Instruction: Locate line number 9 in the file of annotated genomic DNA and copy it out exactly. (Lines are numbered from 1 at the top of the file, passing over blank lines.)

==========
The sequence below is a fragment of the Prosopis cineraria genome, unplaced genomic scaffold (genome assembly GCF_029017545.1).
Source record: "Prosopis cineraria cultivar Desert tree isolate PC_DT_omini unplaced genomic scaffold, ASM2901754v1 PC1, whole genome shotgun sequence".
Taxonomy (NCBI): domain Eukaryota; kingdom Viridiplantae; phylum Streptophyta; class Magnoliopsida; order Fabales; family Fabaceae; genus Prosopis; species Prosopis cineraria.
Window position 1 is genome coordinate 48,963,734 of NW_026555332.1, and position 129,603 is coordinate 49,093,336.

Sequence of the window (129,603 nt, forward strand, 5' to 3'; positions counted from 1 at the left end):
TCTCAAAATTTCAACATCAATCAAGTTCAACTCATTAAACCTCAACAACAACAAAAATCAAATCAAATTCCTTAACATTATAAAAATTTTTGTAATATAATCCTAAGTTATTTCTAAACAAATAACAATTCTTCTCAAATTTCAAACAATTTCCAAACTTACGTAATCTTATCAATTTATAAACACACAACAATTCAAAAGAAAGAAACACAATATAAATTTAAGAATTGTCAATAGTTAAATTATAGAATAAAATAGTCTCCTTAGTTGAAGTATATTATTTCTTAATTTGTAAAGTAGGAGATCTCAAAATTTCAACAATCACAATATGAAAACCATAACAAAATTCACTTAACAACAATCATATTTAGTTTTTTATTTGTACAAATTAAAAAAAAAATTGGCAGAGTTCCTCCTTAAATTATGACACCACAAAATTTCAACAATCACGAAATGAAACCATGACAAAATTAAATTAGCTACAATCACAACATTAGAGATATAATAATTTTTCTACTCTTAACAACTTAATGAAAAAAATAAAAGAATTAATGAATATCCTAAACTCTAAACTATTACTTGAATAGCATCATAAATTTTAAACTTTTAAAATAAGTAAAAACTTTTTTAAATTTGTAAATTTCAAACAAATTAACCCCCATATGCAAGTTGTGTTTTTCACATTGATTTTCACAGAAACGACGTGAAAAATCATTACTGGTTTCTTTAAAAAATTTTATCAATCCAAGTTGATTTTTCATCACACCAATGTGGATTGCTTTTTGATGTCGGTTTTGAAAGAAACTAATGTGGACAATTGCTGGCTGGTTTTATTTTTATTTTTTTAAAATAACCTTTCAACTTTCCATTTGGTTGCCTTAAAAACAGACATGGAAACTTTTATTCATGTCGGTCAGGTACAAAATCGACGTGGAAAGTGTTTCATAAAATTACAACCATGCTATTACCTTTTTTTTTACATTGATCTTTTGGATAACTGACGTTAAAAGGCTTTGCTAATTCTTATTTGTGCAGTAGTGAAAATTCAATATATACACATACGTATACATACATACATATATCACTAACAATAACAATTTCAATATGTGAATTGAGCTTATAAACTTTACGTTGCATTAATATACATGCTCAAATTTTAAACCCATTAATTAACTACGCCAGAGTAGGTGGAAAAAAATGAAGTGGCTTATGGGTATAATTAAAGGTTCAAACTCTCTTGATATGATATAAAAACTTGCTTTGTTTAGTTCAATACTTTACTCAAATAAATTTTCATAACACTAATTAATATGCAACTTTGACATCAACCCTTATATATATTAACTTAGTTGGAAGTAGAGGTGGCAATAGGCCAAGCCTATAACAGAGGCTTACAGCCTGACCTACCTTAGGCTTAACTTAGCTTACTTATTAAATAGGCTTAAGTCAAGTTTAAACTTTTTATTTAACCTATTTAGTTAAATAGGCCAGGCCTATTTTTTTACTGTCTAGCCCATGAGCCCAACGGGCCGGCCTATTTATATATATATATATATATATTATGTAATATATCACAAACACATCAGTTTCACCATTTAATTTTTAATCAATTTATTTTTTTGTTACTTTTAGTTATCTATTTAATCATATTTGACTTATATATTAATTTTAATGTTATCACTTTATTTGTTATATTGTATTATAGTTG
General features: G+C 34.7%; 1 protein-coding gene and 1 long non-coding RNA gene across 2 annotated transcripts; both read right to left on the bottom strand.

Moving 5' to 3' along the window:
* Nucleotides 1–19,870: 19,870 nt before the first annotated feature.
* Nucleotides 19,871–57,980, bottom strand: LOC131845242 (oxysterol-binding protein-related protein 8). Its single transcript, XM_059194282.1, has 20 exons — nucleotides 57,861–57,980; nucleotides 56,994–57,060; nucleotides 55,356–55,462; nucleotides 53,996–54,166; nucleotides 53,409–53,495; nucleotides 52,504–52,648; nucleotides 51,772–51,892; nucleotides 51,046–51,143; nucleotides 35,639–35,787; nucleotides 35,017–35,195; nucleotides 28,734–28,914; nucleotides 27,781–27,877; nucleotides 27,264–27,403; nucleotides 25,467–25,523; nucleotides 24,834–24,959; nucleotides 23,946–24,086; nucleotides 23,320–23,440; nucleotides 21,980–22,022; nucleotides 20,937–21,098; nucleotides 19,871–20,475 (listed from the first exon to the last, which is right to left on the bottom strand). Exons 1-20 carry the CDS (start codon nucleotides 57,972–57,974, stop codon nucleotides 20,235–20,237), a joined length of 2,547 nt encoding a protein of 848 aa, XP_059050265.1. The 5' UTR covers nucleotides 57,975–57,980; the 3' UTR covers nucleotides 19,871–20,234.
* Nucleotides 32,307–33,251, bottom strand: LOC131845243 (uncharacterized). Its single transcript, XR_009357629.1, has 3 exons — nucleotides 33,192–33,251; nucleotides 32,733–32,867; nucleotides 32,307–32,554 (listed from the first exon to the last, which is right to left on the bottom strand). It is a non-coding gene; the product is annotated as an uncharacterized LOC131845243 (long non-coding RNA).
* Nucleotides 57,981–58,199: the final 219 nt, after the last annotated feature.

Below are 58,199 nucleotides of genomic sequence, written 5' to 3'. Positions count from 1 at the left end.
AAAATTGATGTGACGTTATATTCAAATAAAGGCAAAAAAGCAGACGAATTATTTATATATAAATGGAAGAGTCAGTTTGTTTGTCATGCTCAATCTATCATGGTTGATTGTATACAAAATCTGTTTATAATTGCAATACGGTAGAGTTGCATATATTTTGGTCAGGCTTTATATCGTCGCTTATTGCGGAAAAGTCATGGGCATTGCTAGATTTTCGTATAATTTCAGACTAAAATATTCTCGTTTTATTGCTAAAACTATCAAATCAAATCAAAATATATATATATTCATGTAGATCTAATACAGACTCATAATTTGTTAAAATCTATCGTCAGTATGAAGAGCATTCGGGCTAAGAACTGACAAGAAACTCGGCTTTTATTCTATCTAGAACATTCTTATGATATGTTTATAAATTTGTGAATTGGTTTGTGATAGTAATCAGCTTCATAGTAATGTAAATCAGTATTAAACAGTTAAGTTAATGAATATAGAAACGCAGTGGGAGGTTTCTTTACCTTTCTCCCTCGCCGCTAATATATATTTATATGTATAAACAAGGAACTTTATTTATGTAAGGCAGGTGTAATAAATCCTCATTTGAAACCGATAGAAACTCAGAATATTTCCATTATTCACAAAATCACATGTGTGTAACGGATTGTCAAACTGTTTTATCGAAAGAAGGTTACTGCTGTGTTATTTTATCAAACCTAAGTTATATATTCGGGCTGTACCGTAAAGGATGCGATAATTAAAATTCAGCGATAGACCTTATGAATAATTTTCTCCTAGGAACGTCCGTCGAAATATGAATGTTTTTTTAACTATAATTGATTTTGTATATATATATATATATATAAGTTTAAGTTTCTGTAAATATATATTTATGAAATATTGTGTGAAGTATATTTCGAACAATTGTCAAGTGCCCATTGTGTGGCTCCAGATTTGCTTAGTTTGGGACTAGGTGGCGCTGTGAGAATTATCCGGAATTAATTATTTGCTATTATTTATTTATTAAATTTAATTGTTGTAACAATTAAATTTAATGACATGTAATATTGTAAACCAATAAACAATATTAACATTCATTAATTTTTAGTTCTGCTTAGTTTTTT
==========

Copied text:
* Nucleotides 1–19,870: 19,870 nt before the first annotated feature.